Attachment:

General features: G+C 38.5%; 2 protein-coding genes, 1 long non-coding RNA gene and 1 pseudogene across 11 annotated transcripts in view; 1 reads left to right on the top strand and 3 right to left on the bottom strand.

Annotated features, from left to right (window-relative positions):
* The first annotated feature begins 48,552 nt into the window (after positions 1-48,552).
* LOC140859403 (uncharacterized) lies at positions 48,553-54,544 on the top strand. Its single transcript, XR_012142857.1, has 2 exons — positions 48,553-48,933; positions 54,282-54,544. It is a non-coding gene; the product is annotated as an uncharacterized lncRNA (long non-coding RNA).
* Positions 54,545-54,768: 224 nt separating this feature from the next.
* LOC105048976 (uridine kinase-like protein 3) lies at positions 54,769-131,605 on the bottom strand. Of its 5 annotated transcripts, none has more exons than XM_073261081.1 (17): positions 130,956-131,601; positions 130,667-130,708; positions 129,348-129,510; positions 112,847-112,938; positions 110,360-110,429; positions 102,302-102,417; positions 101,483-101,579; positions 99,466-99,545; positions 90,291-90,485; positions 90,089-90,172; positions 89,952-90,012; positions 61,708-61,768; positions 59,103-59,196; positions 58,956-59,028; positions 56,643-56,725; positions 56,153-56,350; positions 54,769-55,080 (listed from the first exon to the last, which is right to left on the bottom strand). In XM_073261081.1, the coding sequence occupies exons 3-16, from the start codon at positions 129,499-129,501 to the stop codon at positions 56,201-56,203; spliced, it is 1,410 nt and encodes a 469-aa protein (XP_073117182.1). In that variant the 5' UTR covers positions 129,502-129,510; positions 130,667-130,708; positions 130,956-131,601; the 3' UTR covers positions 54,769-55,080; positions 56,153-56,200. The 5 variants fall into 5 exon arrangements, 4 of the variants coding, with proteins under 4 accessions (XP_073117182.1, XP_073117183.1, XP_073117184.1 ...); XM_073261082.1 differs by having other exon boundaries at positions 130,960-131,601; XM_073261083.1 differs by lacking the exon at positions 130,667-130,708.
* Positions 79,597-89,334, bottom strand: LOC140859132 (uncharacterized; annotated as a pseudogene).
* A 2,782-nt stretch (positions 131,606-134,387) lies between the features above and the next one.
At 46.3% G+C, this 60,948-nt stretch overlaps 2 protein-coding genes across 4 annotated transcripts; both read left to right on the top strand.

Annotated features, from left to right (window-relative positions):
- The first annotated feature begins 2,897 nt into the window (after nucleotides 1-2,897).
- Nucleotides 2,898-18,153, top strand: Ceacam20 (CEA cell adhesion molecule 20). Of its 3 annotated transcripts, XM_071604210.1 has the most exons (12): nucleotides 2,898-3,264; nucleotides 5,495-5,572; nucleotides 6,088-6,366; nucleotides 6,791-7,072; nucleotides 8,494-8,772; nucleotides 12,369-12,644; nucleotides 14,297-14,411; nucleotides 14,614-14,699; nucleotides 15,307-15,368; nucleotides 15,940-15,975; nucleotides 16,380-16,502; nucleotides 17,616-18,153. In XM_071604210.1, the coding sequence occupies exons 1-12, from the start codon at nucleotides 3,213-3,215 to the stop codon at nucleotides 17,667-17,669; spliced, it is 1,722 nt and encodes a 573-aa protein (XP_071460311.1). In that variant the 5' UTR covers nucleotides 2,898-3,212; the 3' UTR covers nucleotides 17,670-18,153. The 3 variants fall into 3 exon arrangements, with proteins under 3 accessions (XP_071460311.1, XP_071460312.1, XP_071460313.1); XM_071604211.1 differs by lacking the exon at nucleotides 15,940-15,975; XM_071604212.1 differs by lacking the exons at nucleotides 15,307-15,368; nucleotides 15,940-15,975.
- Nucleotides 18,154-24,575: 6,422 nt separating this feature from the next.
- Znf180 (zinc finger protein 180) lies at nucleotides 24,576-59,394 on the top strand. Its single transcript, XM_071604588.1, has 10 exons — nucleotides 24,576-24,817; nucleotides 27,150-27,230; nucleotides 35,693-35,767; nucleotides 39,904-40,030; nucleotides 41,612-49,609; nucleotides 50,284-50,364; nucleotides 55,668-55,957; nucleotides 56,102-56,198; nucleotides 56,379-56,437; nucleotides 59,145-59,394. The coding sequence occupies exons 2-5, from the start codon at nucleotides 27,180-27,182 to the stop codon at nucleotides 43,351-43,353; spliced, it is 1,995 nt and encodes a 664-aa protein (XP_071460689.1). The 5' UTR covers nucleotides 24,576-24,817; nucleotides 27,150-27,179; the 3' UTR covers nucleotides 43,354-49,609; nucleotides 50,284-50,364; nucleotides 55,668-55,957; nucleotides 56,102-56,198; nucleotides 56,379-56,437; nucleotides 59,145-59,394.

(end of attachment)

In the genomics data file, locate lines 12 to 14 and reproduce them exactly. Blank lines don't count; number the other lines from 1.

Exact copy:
- Nucleotides 2,898-18,153, top strand: Ceacam20 (CEA cell adhesion molecule 20). Of its 3 annotated transcripts, XM_071604210.1 has the most exons (12): nucleotides 2,898-3,264; nucleotides 5,495-5,572; nucleotides 6,088-6,366; nucleotides 6,791-7,072; nucleotides 8,494-8,772; nucleotides 12,369-12,644; nucleotides 14,297-14,411; nucleotides 14,614-14,699; nucleotides 15,307-15,368; nucleotides 15,940-15,975; nucleotides 16,380-16,502; nucleotides 17,616-18,153. In XM_071604210.1, the coding sequence occupies exons 1-12, from the start codon at nucleotides 3,213-3,215 to the stop codon at nucleotides 17,667-17,669; spliced, it is 1,722 nt and encodes a 573-aa protein (XP_071460311.1). In that variant the 5' UTR covers nucleotides 2,898-3,212; the 3' UTR covers nucleotides 17,670-18,153. The 3 variants fall into 3 exon arrangements, with proteins under 3 accessions (XP_071460311.1, XP_071460312.1, XP_071460313.1); XM_071604211.1 differs by lacking the exon at nucleotides 15,940-15,975; XM_071604212.1 differs by lacking the exons at nucleotides 15,307-15,368; nucleotides 15,940-15,975.
- Nucleotides 18,154-24,575: 6,422 nt separating this feature from the next.
- Znf180 (zinc finger protein 180) lies at nucleotides 24,576-59,394 on the top strand. Its single transcript, XM_071604588.1, has 10 exons — nucleotides 24,576-24,817; nucleotides 27,150-27,230; nucleotides 35,693-35,767; nucleotides 39,904-40,030; nucleotides 41,612-49,609; nucleotides 50,284-50,364; nucleotides 55,668-55,957; nucleotides 56,102-56,198; nucleotides 56,379-56,437; nucleotides 59,145-59,394. The coding sequence occupies exons 2-5, from the start codon at nucleotides 27,180-27,182 to the stop codon at nucleotides 43,351-43,353; spliced, it is 1,995 nt and encodes a 664-aa protein (XP_071460689.1). The 5' UTR covers nucleotides 24,576-24,817; nucleotides 27,150-27,179; the 3' UTR covers nucleotides 43,354-49,609; nucleotides 50,284-50,364; nucleotides 55,668-55,957; nucleotides 56,102-56,198; nucleotides 56,379-56,437; nucleotides 59,145-59,394.